Psychotherapy in the Third Reich : the Göring Institute
- Cocks, Geoffrey, 1948-
- New York : Oxford University Press, 1985.
- Physical Description
- xii, 326 p. : ill. ; 25 cm.
- In Psychotherapy in the Third Reich, Geoffrey Cocks focuses on a curious phenomenon which has heretofore escaped notice: even at the zenith of Nazi persecution, the profession of psychotherapy achieved an institutional status and capacity for practice unrivaled in Germany before or since. This book shows how, despite professional disruptions and moral derelictions of life under Hitler, German psychotherapists turned peril into opportunity. The man chiefly responsible for fostering the practice of psychotherapy was Matthias Heinrich Göring, a cousin of Nazi leader Hermann Göring. Under the protection of the Göring name, a full-fledged institute was established in Berlin, funded by the German Labor Front, the Luftwaffe, and the Reich Research Council.
In addition to examining the conditions that allows psychotherapy to flourish during this period, Cocks treats broader issues, such as what a society's treatment of mental illness says about the culture as a whole, and why psychoanalysis was seen as "Jewish" and a threat to the state, while psychotherapy received the support of Hitler's regime--publisher.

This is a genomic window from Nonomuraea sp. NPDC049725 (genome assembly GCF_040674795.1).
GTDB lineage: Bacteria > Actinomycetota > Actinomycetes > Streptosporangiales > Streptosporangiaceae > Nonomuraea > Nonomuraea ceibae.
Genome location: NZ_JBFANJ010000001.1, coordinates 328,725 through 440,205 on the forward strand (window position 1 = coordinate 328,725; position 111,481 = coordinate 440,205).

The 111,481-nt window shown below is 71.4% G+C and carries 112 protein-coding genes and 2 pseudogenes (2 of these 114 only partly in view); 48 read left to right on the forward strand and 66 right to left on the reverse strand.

- Psychotherapy > Germany > History > 20th century.
- Political systems > Germany.
- Psychotherapy > History > Germany.
- Germany > History > 1933-1945.
- Geoffrey Cocks.
- Includes index.
- 1. Psychotherapy and national socialism: an overview -- 2. Psychotherapy and medicine: the rising challenge -- 3. Psyche and swastika -- 4. Peril and opportunity -- 5. Between party and state -- 6. The institute at work -- 7. Psychotherapy in the postwar Germanies.
- Library Special Collection
- The Roger Griffin ComFas Collection
|Book||OSA Archivum Library||General collection||362.2 COC||General Stacks||-|
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